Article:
Meet some people from Livelihoods Network

Livelihoods Network is a unique opportunity for people from all over the world to work together in order to progress faster and more efficiently.

Network_David.jpgDavid Hogg, Chief Sustainability Officer at Naandi Foundation, from Andhra Pradesh – India


Here in the scenic Araku valley of Andhra Pradesh, with the Naandi Foundation we are working with more than 11 000 Adivasi farmers to improve their yields and their environment through agroforestry and biodynamic practices. We have for example a biocenter where farmers can learn how to prepare a high quality compost to improve the fertility of their land.

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How the Livelihoods Network can help local communities?

Today, many simple and effective techniques exist throughout the world to sustainably improve smallholder farmers’ yields, but they remain scattered and very difficult to access by local farmers. The network will enable us to access to these knowledge and practices to adapt and spread them among farmers groups. For example, a beekeeping project in Kenya was facing problems to attract bees in his hives. They posted a message on the platform and soon a beekeeper of Naandi exchanged with them and brought suggestions. We have knowledge and skills that we can make available to other communities, too.





Network_Habiba_2013 (largeur).jpgHabiba Ali, Managing director of SOSAI Renewable Energies – Nigeria

What’s your action?

 At SOSAI we use market-based strategies to promote access to energy and improve livelihoods of households in our region. We deliver improved cook stoves and solar lamps to the people at a subsidized price, thanks to our partners. The improved cook stoves save fuel wood, thus protecting forest resources, as well as time and energy for the women collecting it, while the solar lamps go a long way to improve indoor air improving the lives of women and children.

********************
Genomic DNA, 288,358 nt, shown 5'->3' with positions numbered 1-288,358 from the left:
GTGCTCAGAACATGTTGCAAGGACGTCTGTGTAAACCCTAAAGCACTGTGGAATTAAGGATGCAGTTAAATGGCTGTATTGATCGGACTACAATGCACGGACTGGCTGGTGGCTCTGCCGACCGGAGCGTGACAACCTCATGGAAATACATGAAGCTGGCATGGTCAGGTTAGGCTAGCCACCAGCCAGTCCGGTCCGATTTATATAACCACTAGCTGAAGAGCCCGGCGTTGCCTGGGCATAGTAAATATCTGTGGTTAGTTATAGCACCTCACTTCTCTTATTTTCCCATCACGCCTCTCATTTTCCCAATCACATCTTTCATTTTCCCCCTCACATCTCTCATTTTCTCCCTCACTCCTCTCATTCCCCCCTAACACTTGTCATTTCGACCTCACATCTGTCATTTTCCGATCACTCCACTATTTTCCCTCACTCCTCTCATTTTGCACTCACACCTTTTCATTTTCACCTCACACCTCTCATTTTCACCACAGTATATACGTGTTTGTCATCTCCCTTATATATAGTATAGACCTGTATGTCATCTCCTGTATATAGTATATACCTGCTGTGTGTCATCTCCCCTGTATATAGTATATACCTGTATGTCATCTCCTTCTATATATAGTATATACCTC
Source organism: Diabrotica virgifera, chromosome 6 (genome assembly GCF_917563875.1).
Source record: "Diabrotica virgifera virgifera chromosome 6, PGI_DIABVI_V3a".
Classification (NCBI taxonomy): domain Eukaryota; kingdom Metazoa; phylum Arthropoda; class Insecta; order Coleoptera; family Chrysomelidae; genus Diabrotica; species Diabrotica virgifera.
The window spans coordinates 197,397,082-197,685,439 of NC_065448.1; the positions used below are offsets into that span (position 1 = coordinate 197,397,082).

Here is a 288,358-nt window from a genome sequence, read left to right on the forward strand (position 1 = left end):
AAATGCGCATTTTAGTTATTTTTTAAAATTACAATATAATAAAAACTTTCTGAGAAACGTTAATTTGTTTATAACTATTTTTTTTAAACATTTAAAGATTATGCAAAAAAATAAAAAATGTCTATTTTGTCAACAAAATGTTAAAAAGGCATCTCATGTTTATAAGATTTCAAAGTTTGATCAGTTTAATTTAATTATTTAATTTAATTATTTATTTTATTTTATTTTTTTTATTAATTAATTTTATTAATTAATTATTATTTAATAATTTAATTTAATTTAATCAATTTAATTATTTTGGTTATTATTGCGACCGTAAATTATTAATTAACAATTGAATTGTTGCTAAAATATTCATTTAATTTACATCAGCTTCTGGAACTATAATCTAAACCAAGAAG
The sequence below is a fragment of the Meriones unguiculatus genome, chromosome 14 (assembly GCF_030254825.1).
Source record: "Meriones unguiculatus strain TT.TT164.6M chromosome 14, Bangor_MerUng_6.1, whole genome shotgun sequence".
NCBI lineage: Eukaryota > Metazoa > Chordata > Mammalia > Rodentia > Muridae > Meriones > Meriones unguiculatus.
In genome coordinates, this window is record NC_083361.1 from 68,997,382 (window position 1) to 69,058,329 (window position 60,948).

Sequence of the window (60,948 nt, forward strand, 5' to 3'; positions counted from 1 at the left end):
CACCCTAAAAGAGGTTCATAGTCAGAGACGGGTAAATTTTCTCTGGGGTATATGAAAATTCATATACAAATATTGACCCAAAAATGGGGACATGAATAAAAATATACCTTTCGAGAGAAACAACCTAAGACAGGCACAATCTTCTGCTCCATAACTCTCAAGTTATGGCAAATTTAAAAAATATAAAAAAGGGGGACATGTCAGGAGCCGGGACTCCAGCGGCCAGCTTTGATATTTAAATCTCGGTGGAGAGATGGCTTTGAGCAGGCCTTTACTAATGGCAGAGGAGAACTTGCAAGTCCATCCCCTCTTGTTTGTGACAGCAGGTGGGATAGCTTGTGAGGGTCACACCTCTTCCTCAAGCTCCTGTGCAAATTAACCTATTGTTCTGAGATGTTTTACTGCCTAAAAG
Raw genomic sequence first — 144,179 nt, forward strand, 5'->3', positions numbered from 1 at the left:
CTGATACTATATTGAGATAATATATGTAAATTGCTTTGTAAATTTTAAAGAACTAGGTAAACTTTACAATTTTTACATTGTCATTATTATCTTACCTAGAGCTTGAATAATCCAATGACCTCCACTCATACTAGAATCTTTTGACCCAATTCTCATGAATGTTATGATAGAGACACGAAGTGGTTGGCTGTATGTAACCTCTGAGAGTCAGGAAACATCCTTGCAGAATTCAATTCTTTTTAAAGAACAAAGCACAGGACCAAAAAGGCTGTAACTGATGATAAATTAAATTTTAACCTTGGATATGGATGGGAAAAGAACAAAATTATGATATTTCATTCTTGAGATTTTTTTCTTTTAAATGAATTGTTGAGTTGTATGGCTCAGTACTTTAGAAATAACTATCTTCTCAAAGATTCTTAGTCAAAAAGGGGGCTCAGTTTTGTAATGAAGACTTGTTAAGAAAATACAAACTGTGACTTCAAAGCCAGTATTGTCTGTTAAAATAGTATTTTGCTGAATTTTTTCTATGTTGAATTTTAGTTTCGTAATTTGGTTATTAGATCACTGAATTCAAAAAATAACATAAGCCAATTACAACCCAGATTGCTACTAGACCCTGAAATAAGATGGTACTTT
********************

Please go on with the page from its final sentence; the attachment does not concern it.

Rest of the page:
How the Livelihoods Network can help your organization?

We currently are undergoing a just recently registered CDM project with cook stoves which promises to be very profitable to investors and partners alike but our organization is still not fully sustainable. We need to improve our sales and marketing strategy and our financial model to become stronger. SOSAI is a social business. We have built our activities without tools. The more we are able to show our economic ability to partners, the more we inspire their confidence. I am sure that among the Network members we can find someone who can help us develop and reach our self-sufficiency. 


Network_Ini.jpgIni Damien, president of Association for the Promotion of Women of Gaoua (APFG) and co-founder of Aliniha, Burkina.


We have multiple actions with groups of women: we have implemented transformation of economic activities such as production of local beer, flour. We also do a lot of awareness through theater-forum and promote agroforestry extension of solar cookers and improved stoves. Our mission is solidarity and endogenous development. Our association is fully supported by women’s groups that compose it and its aim is to give confidence (empowerment) to these women.